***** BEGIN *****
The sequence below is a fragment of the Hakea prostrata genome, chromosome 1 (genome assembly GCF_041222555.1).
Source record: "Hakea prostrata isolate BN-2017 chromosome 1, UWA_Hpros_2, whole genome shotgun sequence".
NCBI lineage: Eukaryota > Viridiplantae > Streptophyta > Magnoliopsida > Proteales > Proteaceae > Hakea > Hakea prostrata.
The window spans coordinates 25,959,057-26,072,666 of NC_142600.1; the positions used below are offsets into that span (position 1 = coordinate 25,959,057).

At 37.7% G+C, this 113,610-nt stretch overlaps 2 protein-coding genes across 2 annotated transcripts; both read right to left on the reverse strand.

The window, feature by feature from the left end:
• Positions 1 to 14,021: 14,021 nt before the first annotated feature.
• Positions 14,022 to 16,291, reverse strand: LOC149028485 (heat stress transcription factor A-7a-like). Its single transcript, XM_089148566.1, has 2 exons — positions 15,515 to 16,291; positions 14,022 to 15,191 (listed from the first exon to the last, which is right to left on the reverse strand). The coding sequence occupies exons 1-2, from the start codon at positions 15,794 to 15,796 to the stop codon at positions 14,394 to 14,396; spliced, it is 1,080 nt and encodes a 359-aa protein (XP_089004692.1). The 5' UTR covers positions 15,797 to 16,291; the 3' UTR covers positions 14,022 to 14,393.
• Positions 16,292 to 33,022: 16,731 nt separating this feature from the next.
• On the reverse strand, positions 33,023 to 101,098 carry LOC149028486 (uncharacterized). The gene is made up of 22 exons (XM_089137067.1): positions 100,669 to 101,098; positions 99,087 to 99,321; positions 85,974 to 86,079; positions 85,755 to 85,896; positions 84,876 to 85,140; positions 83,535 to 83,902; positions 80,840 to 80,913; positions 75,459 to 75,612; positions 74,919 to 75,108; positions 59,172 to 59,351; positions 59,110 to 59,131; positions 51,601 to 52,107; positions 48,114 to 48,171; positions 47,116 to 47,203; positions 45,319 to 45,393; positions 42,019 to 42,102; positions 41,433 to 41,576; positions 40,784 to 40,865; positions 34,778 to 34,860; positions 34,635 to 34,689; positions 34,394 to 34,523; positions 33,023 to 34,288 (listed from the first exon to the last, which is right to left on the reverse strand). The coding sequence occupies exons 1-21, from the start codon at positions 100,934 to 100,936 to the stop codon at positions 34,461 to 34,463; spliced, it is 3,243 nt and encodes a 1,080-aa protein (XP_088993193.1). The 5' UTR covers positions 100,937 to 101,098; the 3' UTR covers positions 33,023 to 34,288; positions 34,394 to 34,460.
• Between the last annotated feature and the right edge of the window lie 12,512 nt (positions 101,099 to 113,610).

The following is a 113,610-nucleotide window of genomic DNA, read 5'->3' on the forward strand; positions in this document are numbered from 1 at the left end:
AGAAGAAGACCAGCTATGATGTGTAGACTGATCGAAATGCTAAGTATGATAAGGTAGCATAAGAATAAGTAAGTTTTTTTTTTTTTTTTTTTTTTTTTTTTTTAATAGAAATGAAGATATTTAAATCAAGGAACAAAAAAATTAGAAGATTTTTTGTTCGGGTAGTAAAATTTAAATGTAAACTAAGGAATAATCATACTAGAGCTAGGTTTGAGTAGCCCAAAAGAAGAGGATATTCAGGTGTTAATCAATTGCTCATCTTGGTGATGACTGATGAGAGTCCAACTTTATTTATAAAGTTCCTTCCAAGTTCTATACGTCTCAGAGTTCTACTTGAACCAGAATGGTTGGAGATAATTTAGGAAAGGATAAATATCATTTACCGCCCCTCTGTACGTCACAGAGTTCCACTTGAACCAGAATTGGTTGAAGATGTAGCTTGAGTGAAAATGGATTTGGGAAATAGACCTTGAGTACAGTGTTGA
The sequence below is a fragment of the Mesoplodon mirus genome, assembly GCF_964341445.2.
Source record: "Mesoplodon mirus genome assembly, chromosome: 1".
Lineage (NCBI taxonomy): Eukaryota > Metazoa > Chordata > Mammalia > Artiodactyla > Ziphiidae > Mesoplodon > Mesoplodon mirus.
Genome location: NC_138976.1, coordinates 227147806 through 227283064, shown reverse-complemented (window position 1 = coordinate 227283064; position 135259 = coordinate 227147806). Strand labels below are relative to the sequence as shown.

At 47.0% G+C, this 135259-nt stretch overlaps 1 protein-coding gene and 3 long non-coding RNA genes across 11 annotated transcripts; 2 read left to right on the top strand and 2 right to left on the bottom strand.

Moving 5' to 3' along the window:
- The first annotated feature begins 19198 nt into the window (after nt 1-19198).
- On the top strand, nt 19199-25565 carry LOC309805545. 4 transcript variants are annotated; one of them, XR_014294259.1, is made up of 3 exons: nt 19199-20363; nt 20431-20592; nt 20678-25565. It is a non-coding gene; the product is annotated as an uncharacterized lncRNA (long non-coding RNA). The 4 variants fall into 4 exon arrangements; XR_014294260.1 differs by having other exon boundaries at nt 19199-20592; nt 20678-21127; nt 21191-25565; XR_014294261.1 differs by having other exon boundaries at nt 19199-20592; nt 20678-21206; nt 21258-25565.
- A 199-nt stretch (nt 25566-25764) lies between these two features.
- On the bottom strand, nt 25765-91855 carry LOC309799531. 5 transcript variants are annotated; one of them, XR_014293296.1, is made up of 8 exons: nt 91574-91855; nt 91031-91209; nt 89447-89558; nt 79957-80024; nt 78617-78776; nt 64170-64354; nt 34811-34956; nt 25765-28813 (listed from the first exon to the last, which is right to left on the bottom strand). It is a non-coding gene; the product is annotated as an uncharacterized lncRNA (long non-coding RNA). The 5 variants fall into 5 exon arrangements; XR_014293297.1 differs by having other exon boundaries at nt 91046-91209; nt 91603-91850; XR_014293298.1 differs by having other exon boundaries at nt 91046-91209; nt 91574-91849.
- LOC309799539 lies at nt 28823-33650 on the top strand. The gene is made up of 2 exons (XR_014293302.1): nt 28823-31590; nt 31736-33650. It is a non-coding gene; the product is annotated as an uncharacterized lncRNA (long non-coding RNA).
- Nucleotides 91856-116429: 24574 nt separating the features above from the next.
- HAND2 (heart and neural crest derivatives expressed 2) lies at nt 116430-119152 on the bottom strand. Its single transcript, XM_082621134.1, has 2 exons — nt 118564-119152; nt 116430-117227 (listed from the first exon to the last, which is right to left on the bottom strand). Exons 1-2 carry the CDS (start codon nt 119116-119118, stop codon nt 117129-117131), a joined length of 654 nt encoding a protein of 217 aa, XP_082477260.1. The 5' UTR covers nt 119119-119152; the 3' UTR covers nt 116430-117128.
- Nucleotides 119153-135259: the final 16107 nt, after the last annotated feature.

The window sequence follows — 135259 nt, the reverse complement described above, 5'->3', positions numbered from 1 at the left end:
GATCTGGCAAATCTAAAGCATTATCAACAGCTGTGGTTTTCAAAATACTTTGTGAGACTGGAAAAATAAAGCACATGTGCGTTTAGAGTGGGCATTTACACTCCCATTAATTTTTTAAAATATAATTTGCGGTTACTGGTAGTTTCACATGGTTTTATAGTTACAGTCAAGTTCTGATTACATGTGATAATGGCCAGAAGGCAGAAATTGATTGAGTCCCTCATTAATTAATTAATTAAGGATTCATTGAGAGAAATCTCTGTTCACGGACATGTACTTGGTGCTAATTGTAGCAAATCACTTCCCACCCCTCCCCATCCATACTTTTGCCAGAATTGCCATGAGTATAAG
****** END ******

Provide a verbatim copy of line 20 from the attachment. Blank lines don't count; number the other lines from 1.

- The first annotated feature begins 19198 nt into the window (after nt 1-19198).